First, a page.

Illinois Tobacco Quitline Evaluation
Sponsor: Illinois Department of Public Health
Since 2010, the Survey Research Office at the University of Illinois Springfield has conducted a user satisfaction survey for the American Lung Association to gauge the effectiveness of the Illinois Tobacco Quitline. This survey is made possible through funds provided by the Illinois Department of Public Health and works ensure that participants calling the Quitline are receiving quality services. The survey allows Quitline users to provide feedback on the various components of their experience. Quitline users provide feedback throughout the survey which is used to improve services to users. The survey also measures quit rates and tracks tobacco use patterns.
IDOT Traveler Opinion Survey
Sponsor: Illinois Department of Transportation
The Survey Research has conducted a survey of Illinois travelers since 2001. The survey asks respondents to rate the quality of a variety of different IDOT infrastructure improvement projects and assess the quality of the agency as a whole. Opinions are solicited for a number of topics: maintaining highways and traffic flow, passenger rail, road repair and construction, services to travelers, driving behaviors, media awareness, quality of IDOT employees, and funding for infrastructure improvements. The survey was historically conducted via mail but moved to a mixed-mode design in 2015, and a panel-based design in 2016.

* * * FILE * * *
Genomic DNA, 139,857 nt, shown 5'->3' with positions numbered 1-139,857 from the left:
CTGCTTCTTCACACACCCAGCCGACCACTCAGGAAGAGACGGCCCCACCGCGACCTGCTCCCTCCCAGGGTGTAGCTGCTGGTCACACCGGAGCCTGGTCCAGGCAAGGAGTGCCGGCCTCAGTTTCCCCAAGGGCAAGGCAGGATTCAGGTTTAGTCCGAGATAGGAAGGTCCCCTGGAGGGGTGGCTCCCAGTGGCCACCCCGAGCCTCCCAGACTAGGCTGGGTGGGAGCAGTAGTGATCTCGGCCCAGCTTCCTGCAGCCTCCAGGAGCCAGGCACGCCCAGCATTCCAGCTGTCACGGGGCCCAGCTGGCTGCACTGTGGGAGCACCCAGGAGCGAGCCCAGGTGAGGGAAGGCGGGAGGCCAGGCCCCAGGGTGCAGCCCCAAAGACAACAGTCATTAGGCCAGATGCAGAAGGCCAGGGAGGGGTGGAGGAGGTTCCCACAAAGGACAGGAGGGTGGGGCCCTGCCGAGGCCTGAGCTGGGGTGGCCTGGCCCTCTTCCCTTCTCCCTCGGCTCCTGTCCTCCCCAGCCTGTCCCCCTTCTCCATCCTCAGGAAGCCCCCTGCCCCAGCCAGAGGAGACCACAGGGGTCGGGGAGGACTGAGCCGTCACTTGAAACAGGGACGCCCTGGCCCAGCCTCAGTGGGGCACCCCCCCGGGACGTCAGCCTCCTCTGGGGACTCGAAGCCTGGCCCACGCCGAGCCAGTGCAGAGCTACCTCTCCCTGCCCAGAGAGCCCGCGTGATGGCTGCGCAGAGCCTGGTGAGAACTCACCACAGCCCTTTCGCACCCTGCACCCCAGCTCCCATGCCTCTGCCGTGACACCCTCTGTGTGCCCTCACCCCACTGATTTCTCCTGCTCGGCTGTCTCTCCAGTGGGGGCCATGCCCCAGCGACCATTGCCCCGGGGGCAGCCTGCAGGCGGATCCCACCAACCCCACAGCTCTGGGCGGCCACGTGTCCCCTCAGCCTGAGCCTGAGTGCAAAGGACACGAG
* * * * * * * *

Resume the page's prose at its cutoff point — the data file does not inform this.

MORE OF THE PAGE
IDOT Public Safety Survey Project
Sponsor: Illinois Department of Transportation, Bureau of Traffic Safety (National Highway Traffic Safety Administration federal pass-through)
In coordination with the IDOT Division of Traffic Safety, the SRO conducts surveys concerning highway safety three times per year: in April/May prior to Memorial Day, in June/July after Memorial Day, and in September/October after Labor Day. Containing questions pertaining to various aspects of traffic safety, the project seeks to inform IDOT of the effectiveness of its media campaigns surrounding the Memorial Day and Labor Day holidays. he post-Memorial Day survey included both seat belt and DUI-related questions, serving as a post-test of the Memorial Day enforcement and media campaigns and as a pre-test of Labor Day DUI enforcement campaigns. The third survey, conducted in September and October following Labor Day addresses both seat belt and DUI-related questions and served as a post-test for the Labor Day DUI enforcement campaign.
Having been conducted since April of 2002, the project is one of SRO’s longest running projects. The sampling methodology is random digit dial (RDD) stratified by regions of the state as identified by IDOT.
Criminal Justice and Sentencing Reform Surveys